As of June 3, the Metropolitan Police Department reported receiving 606 concealed carry applications, granting 125 permits and denying 403.

"To be sure, the good-reason law leaves each D.C. resident some remote chance of one day carrying in self-defense, but that isn't the question," Judge Griffith wrote. "The Second Amendment doesn't secure a right to have some chance at self-defense. Again, at a minimum the Amendment's core must protect carrying given the risks and needs typical of law-abiding citizens. That is a right that most D.C. residents can never exercise, by the law's very design."

Circuit Court Judge Karen LeCraft Henderson dissented, writing that her fellow judges were stretching gun rights well beyond home protection, which she said was the real core of the Second Amendment.

She said city lawmakers had important government goals that were supported by the law – "the prevention of crime and the promotion of public safety" – that justify its strict licensing scheme.

D.C. Attorney General Karl Racine called the city's law "a common-sense gun regulation." He said four other federal appeals courts have ruled in favor of similar restrictions elsewhere.

D.C. Council Chairman Phil Mendelson, who helped craft the original regulations, urged city attorneys to seek a review of the ruling by the full D.C. Circuit – where Democrat-appointed judges hold a 7-4 majority. All three judges who heard the concealed carry cases were appointed by Republican presidents.

At its core, the "good reason" law was just another effort by anti-gun activists to deny a citizen his constitutional right to carry.  There is no "public safety" issue that would justify curtailing one's Second Amendment right – especially when examined next to the "personal safety" standard.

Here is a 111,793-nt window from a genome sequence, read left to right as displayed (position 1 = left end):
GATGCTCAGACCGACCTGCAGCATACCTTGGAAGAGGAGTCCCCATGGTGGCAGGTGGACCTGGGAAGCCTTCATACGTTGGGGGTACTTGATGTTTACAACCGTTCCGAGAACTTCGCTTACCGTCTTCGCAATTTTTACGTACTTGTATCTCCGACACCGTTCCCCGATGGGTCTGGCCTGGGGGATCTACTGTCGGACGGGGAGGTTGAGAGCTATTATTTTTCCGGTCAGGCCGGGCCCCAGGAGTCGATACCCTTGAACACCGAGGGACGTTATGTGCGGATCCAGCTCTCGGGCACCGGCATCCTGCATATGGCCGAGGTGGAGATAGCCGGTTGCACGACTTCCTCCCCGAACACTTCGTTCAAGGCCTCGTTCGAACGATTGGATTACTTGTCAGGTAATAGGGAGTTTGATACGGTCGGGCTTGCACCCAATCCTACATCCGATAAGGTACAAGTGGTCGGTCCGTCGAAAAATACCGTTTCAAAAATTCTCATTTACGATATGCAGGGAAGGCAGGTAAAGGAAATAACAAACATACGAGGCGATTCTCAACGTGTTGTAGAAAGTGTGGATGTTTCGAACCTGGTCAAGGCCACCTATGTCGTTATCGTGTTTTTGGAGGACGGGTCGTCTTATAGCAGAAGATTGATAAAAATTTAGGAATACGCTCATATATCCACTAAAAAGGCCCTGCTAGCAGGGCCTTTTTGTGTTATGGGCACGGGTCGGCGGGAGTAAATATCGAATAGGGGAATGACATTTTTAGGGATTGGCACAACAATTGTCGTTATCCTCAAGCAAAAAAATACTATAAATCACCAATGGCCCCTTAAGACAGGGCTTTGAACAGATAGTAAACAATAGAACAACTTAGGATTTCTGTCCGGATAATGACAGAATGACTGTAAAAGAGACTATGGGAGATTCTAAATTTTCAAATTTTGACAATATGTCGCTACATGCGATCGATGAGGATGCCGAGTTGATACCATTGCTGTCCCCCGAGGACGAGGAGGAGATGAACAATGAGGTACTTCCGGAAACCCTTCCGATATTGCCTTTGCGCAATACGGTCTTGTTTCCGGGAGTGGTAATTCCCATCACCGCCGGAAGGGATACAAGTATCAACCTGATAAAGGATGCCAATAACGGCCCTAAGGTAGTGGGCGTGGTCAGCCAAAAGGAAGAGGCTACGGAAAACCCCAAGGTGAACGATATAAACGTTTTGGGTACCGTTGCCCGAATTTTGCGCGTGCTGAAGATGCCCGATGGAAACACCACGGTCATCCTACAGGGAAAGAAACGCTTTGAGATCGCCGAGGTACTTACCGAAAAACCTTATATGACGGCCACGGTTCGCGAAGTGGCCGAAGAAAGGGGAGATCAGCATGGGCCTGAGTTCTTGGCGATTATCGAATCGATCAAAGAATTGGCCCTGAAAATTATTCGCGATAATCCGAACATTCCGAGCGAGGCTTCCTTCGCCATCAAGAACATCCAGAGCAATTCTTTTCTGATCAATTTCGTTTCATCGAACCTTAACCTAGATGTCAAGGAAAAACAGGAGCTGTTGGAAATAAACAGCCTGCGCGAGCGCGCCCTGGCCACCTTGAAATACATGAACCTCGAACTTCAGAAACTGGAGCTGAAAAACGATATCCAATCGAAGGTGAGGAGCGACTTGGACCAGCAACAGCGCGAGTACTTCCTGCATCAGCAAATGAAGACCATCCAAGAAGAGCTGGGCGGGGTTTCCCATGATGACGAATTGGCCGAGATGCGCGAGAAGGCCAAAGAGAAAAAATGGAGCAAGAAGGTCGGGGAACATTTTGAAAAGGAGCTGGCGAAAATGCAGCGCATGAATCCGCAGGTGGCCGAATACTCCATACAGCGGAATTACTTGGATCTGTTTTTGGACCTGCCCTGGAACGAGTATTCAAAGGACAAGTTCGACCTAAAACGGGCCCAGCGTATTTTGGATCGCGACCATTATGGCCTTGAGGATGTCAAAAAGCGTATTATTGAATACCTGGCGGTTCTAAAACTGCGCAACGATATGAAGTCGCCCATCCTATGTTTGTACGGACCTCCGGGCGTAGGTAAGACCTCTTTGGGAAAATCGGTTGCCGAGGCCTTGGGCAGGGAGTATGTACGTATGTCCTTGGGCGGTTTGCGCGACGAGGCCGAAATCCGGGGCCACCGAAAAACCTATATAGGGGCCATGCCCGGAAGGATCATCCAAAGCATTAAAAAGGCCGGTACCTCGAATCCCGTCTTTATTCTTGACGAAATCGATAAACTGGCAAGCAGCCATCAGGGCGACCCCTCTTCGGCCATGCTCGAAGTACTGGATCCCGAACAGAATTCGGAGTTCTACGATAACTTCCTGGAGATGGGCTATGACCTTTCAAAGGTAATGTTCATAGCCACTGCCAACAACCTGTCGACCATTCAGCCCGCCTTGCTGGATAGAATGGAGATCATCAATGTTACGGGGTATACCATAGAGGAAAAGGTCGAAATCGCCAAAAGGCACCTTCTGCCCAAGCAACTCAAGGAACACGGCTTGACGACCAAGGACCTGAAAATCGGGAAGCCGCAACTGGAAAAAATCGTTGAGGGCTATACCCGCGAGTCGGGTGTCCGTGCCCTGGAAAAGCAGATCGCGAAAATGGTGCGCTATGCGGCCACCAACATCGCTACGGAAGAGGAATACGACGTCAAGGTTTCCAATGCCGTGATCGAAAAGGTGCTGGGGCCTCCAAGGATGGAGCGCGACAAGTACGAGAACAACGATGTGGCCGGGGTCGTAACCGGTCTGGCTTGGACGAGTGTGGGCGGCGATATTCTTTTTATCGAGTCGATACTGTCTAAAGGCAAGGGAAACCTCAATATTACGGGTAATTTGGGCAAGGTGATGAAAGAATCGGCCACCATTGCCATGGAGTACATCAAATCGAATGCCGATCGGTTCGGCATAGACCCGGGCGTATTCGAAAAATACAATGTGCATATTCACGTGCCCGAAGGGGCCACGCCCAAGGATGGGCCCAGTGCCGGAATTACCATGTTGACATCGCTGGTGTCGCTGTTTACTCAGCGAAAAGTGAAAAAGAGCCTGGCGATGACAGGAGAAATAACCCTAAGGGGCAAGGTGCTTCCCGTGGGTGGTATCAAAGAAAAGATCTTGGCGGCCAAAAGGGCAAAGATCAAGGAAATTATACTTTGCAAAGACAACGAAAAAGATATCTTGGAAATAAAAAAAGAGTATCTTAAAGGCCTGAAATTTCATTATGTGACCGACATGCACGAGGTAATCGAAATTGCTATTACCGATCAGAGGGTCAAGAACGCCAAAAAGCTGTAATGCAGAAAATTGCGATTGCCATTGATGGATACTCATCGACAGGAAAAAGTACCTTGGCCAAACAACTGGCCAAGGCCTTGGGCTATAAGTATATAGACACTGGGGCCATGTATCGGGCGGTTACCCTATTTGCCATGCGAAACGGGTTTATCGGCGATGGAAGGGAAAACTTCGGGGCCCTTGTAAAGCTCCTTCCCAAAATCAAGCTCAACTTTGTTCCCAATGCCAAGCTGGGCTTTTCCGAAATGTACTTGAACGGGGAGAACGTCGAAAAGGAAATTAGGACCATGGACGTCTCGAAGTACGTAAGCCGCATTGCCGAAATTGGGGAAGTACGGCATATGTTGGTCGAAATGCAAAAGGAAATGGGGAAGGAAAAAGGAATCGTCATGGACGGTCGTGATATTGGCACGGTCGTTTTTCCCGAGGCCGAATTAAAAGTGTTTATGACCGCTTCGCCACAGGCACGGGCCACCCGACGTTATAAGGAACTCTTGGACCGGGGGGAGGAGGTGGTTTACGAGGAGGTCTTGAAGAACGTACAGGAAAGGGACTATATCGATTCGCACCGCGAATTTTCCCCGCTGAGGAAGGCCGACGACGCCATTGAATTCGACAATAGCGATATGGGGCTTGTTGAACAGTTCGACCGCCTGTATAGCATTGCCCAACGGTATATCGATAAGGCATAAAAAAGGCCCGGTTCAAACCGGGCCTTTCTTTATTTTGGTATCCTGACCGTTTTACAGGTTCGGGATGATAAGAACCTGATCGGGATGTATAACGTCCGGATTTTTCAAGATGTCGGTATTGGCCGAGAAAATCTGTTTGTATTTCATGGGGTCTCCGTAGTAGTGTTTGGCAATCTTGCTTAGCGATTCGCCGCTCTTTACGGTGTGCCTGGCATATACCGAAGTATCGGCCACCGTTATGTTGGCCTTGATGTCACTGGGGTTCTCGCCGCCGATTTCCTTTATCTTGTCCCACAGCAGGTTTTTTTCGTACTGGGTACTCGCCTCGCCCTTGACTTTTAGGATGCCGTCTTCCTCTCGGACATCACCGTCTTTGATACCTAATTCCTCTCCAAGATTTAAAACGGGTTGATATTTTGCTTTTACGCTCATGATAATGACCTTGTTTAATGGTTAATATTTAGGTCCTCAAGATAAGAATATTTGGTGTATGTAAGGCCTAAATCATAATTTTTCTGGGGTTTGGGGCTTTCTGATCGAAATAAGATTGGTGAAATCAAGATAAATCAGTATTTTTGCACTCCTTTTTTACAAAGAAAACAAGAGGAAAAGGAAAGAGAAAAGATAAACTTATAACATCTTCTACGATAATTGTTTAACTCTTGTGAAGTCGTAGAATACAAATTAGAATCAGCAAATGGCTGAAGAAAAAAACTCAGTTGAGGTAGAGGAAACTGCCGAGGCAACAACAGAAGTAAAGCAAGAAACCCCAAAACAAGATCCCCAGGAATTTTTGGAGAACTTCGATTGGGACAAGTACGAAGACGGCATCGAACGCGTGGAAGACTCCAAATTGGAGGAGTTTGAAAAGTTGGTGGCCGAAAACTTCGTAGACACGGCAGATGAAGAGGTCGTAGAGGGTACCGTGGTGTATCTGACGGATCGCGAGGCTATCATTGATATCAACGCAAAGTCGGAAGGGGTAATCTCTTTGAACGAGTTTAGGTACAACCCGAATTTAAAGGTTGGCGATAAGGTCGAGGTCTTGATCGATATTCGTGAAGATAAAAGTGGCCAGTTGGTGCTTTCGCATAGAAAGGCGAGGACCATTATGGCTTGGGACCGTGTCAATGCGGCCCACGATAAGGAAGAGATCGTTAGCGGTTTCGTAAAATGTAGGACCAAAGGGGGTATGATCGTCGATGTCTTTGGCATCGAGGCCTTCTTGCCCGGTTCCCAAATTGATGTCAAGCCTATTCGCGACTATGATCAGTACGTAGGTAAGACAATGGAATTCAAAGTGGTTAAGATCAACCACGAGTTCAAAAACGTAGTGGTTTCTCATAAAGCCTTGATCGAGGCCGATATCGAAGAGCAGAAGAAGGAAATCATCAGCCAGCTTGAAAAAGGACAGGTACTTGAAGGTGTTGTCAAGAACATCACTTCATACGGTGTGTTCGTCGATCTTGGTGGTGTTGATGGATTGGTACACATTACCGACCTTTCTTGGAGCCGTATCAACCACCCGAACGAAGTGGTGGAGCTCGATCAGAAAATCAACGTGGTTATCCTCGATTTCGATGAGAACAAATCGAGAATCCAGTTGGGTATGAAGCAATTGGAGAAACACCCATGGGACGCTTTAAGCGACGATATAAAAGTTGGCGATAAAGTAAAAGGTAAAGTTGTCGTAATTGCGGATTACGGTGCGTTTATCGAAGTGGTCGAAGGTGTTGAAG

That the court recognized this is heartening.  But if the D.C. City Council decides to take the case before the full appeals court, it is not likely to fare as well.  If this decision is reversed, the case is likely to end up before the Supreme Court.

In a statement following the ruling, D.C. Council chairman Paul Mendelson expressed the mythological belief in why citizens shouldn't carry firearms:

"Accepting this without appeal would make the District an outlier among the states, and not in a good way, on this important issue of public safety," said Mr. Mendelson, at-large Democrat. "I know Second Amendment advocates claim that allowing the possession and carrying of firearms promotes public safety. But all of the gun violence in our city is by people carrying firearms. This is why some regulation – like requiring a good reason to have a license to carry – is necessary."

Gun violence happens because people carry guns?  Really?  Sheesh.

Anti-gun advocates are becoming more and more creative, trying to carve out exceptions to the Second Amendment.  So far, courts have mostly ruled in favor of gun rights.  But laws with strictures like the "good reason" standard will continue to bedevil supporters of gun rights, as anti-gun extremists test the boundaries of how far courts will go to curtail – or expand – Second Amendment rights.